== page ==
GREG JANSON: When we talk about post-consumer resin, we need to be specific about what polymers and grades we are referring to. What the CPGs and brands want is colorable, FDA-approved for food contact, post-consumer resin. The large volumes that qualify for this are PET clear and HDPE natural. However, HDPE color (frac and injection), PP color, and L/LDPE films are not, by and large, colorable or FDA-approved. That’s why HDPE natural bales are trading at .79 / lb., and HDPE colored bales are at .17 / lb. We see an FDA colorable premium of over 450%!
There is a quality gap between what the CPGs and brands want and what actually exists when it comes to HDPE color, PP, and most films. How can this be addressed? One way is for the users of plastic resin to embrace HDPE color and PP for use in their tertiary packaging, such as pallets, carts, and returnables. Brands should be credited for virgin plastic reduction when PCR is used in all forms of packaging - primary, secondary, and tertiary.
KATHY HALL: Do you think that the scrap and PCR markets have become more global, or is the opening up of these markets to international standards and regulations presenting a new raft of challenges? Do you see a palpable shift from your own customers eyeing material from outside of the US or Canada?
GREG JANSON: I do not believe PCR markets are global. However, I do believe that wide spec markets are global. And I believe the demand for true PCR and PIR in the US is greatly reduced by both domestic and foreign-produced wide spec flooding the US market at cost or close to cost.
KATHY HALL: As Co-Chair of the Market Development Committee, part of your mission is to promote understanding of the PCR market differences by resin, processing technology or material form, throughout the value chain — from collection to the sale of the recycled resin. Tell me more about that initiative — how did this problem of a knowledge gap or the need to promote greater understanding present itself?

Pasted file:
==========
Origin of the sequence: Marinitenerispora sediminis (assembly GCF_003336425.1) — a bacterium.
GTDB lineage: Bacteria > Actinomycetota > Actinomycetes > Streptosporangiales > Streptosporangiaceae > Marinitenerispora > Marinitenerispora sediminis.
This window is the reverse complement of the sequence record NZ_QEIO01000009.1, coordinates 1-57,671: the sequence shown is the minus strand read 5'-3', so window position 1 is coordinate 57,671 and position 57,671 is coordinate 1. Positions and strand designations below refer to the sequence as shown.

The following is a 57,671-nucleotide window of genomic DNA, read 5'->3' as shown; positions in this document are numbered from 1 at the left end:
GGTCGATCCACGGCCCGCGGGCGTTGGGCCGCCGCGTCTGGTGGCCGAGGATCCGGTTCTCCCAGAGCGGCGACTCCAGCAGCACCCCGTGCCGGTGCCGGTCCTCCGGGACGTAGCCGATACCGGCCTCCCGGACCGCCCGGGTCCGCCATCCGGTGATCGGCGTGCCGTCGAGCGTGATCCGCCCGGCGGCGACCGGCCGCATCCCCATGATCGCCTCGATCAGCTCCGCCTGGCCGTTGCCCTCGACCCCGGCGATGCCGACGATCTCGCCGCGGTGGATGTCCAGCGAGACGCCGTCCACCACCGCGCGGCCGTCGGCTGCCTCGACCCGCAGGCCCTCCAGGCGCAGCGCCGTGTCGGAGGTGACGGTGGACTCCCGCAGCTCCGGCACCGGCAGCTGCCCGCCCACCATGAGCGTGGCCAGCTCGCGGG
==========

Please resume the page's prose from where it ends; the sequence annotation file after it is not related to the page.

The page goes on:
GREG JANSON: APR is a fantastic organization. Steve Alexander and his team do an amazing job on many different fronts to keep plastic recycling at the table in an ever more relevant way. The Market Development Committee was a part of APR well before I was a member or involved in the Committee. Folks like Liz Bedard and Steve Sikra established a precedent for structure and professionalism that is still influential today.
When my company got involved in APR, we gravitated toward what was then called the Olefin Rigids Committee and is now the Market Development Committee. I remember being at the first meeting and seeing representatives from P&G, Unilever, Target, WM, KW, Merlin and many others. And I remember thinking what a great representation of the value chain we had all in one room. So as the years have progressed, I’ve tried to help the Market Development Committee realize the full potential in collaboration, education, and communication that having the value chain together represents.
After serving on the APR Board for four years, I decided not to run again and asked to co-Chair the Market Development Committee instead. I was grateful that Kate Eagles and Lynn Dyer agreed to have me! I just felt that this is an important time for PCR markets because we have many forces converging at once – EPR, minimum content legislation, chemical recycling, etc. I hope that my experience at the front end of the value chain can help make an impact with the great team I get to work with.
KATHY HALL: You recently wrote an article about the effect of wide-spec (or off-spec) virgin resin on the recycled plastics markets, particularly as PCR demand caused those prices to rapidly increase to eclipse virgin and wide-spec material. Tell us a little more about that trend and the chaos it portends for resin consumers in general.
GREG JANSON: Again, we have to be specific about which PCR resin we’re talking about. The demand and price for PE color and PP actually crashed starting in Sep / Oct of ’22 as consumer purchasing of goods slowed down. This coincided with the continued expansion of virgin capacity. When the market crashed, the folks that trade in wide spec / off spec started moving it to buyers that often use recycled resin. And I believe this wide spec is often sold at or below cost. So you have buyers and molders switching back and forth from recycle to wide spec based solely on price. I can’t overstate how devastating this is to the growth and stability of the recycled plastic supply chain. If this industry is going to mature, we have to move away from short-term, tactical, quarter-by-quarter thinking and toward longer-term, strategic relationships – for ALL grades.